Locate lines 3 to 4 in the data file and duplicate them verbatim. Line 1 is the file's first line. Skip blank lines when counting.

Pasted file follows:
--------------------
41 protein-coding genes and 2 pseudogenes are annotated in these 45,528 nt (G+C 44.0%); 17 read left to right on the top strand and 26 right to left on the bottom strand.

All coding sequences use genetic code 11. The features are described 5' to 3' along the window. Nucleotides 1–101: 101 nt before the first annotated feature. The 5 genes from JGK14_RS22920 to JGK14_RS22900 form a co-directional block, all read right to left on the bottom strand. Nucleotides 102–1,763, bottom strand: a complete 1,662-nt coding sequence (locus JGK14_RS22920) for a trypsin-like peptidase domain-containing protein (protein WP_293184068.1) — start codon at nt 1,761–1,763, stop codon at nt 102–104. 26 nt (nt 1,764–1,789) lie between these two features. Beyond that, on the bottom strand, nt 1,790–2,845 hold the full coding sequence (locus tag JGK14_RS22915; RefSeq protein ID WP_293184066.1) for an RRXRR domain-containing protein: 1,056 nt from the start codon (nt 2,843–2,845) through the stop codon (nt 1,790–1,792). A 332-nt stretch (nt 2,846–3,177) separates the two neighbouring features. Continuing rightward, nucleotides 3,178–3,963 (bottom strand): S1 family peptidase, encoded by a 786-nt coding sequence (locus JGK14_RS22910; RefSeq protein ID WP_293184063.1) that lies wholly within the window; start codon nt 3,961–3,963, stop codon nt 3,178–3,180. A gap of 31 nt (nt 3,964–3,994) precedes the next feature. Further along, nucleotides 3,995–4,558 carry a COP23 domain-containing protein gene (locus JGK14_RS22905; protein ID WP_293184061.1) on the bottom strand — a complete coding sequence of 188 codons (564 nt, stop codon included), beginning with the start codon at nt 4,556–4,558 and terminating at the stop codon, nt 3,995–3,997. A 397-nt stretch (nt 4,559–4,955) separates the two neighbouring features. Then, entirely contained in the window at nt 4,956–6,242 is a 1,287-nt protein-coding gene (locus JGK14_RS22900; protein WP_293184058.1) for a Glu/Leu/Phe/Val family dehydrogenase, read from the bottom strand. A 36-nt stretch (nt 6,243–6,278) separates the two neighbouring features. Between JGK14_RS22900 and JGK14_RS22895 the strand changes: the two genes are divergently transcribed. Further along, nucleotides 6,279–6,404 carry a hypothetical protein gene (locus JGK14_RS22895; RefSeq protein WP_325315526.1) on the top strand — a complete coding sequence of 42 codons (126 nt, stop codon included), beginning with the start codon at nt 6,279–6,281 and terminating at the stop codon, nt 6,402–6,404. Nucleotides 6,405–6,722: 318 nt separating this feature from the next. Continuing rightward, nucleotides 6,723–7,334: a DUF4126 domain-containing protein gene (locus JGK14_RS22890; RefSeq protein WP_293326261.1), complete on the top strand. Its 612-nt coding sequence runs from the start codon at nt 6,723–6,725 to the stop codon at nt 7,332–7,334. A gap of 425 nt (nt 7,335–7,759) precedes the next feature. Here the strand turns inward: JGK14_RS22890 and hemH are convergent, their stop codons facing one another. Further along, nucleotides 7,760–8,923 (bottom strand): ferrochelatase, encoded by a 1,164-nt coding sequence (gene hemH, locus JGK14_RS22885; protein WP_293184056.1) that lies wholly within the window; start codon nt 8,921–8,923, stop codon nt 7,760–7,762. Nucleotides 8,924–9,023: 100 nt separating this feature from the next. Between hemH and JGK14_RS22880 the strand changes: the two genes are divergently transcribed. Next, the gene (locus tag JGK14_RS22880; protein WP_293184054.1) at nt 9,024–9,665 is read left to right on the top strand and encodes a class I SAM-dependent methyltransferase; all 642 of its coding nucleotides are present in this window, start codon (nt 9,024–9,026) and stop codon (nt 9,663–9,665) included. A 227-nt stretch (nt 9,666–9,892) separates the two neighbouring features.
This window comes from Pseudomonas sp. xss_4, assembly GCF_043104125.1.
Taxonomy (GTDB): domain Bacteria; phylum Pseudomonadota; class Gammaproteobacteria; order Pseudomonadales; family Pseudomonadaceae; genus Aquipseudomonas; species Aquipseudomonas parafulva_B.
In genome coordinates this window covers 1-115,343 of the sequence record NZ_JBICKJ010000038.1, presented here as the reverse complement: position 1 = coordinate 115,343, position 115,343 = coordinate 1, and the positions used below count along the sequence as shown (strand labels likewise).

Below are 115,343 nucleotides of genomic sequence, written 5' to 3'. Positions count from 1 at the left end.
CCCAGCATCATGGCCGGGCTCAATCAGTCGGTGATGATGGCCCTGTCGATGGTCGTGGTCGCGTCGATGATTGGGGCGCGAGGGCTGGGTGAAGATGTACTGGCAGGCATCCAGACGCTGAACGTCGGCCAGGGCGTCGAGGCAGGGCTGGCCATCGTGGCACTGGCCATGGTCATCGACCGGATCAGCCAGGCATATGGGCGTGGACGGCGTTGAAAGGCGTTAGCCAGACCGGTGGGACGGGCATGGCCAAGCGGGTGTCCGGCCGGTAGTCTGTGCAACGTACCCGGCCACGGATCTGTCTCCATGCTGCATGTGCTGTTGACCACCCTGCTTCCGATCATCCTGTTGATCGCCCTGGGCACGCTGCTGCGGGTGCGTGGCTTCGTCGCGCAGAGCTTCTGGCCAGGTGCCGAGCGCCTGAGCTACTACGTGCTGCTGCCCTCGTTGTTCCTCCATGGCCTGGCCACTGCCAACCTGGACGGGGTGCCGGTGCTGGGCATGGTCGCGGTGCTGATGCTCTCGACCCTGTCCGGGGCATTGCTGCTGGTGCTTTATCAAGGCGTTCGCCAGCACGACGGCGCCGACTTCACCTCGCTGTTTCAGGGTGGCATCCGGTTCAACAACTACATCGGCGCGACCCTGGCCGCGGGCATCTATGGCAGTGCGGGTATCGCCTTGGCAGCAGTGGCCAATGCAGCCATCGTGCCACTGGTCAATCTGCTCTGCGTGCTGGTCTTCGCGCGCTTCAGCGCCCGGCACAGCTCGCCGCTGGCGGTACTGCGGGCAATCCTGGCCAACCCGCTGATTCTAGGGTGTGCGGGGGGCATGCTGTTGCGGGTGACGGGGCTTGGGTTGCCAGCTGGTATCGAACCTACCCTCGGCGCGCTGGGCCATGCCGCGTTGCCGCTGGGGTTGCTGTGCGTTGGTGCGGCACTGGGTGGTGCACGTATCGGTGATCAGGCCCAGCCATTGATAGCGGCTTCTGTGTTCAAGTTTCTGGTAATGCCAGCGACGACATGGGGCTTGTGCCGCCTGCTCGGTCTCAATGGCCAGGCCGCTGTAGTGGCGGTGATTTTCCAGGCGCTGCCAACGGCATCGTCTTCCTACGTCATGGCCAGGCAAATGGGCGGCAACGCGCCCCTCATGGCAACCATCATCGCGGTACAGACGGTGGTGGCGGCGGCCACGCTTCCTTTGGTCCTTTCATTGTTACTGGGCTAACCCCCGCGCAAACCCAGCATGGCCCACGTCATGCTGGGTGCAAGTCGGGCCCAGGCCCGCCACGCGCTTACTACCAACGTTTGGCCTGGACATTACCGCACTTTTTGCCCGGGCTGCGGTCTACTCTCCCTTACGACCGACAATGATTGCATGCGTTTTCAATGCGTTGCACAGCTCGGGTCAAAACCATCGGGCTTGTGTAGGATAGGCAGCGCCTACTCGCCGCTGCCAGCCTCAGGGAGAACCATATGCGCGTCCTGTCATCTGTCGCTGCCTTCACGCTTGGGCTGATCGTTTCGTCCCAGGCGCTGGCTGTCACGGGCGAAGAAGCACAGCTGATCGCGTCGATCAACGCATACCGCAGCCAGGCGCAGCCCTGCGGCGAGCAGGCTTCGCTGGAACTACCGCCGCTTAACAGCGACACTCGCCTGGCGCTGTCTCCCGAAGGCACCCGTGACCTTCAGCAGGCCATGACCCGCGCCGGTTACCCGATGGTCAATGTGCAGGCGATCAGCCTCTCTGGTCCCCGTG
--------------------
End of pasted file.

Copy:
This window comes from Pseudomonas sp. xss_4, assembly GCF_043104125.1.
Taxonomy (GTDB): domain Bacteria; phylum Pseudomonadota; class Gammaproteobacteria; order Pseudomonadales; family Pseudomonadaceae; genus Aquipseudomonas; species Aquipseudomonas parafulva_B.